TV review – What a party!

2014-07-06 15:00

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‘The black World Cup.”

That’s how comedian and host Chris Rock described the BETAwardsin his opening monologue, saying they represent black entertainment excellence.

“What happened in music this year? Well, Solange had a fight with Jay-Z in the lift ...” he proceeded, poking fun at pop’s highest-profile stars.

He also had some sharp words for rappers like Rick Ross, who he claimed will be the first rapper to die of breast cancer.

“Dr Dre got $3?billion, the man that made The Chronic and started NWA got $3?billion! They just dropped the A. It looks like the West Coast won, sorry Puff,” he quipped.

While celebrating black excellence in films such as The Butler, Rock said he believed Oprah Winfrey was cheated of an Oscar.

“That acting job was amazing ’cause she had to act like she was poor. There was one scene where she was stirring a pot of food for her man?...?you know they had to get a specialist to help her with that,” he said to wild applause.

The awards ceremony, dominated by music performances, didn’t disappoint and there were even some surprises. Pharrell Williams teamed up with the semiretired Missy Elliott to perform Come Get It Bae. Fresh out of prison, Chris Brown put on a show when he sang Loyal, supported by rappers Lil Wayne, Tyga and Travis Barker. It was decent enough.

John Legend’s You & I (Nobody in the World) was soulful and classy.

Usher delivered the performance of the night, starting with a medley of his old hits such as U Remind Me and Nice And Slow, building up to a thumping rendition of his latest hit, Good Kisser, and peaking with a high-energy dance routine to display his amazing showmanship, skill and precision – at 35, he still has it.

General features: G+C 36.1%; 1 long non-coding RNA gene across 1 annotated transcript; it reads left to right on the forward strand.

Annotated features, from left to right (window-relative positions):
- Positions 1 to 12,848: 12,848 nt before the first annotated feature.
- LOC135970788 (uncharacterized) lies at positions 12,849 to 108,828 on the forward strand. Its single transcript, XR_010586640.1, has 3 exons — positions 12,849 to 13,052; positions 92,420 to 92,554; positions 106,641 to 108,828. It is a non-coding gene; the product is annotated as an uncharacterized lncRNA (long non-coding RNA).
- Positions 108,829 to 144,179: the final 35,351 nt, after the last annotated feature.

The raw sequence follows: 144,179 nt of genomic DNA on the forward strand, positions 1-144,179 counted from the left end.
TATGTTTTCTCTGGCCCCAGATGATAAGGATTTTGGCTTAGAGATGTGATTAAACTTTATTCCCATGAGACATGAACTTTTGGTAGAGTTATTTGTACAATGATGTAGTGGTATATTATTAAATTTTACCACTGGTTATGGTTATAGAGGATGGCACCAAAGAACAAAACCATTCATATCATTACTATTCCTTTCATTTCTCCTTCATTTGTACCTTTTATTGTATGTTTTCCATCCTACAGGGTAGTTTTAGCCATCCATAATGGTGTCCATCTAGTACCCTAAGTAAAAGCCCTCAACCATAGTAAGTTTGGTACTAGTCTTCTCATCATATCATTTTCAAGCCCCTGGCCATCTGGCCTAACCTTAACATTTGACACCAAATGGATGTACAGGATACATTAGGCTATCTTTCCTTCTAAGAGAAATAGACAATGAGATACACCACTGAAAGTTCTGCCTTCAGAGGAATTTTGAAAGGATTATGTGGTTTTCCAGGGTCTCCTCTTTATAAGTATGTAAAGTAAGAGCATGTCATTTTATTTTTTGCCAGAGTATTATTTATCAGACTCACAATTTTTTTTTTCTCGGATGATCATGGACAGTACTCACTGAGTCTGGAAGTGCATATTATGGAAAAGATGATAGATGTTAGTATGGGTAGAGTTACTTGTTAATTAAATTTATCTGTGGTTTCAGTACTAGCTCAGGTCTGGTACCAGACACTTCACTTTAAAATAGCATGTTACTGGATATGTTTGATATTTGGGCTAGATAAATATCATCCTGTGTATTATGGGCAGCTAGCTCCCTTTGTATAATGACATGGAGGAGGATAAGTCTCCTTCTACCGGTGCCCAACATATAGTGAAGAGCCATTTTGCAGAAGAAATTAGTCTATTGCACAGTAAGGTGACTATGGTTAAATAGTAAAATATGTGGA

Beyoncé and Jay-Z gave the night a miss and instead performed via a recording on the weekend they opened their On The Run Tour in Miami.

One thing organisers will never manage to control is the awkward exchanges between presenters before handing out the gongs. Mike Tyson’s conversation with actor Gary Owen was cringeworthy – scripted or not.

The highlight of the awards is always the tribute segment. It was Lionel Richie’s turn.

Legend kicked it off with a tender rendition of Hello and the Commodores’ hit, Still.

Ledisi followed with an energetic version of Brick House. But it was gospel superstar Yolanda Adams who stole the show as she sang Jesus Is Love, bringing the Nokia Theatre to its feet, including Richie himself. (Sister’s got some range and power.)

Then Richie took to it on the grand piano to perform Easy and All Night Long. Two words: nostalgic magic. Although his low energy levels cannot be ignored.

And the oops of the night: when they spelt his surname “Ritchie”, which sparked a social-media firestorm.

The stage was colourful, vibrant and visually pleasing.

Thirteen years on, the awards are a well-oiled machine. It was a glitzy affair, so clearly budget was not an issue.

The combination of celebrity, star music performances and collaborations remain the winning formula for the BETAwards, which have picked up more viewers following a dip over the past few years.

But as a South African, it was disappointing that African nominees who were scheduled to perform didn’t get to shine on the big stage. Instead, they were only allocated slots at the BET Experience concert.

Also, the absence of crowd favourites like Lupita Nyong’o, who won the best actress award; and the first couples of black entertainment – Jay-Z and Beyoncé, and Kim Kardashian-West and Kanye West – put a damper on the proceedings.

The combination of gangsta rap and gospel songs may be jarring, but this is part of the black experience, the contradictions and juxtapositions that colour African-American life. For a TV show, it was as entertaining as it was touching.

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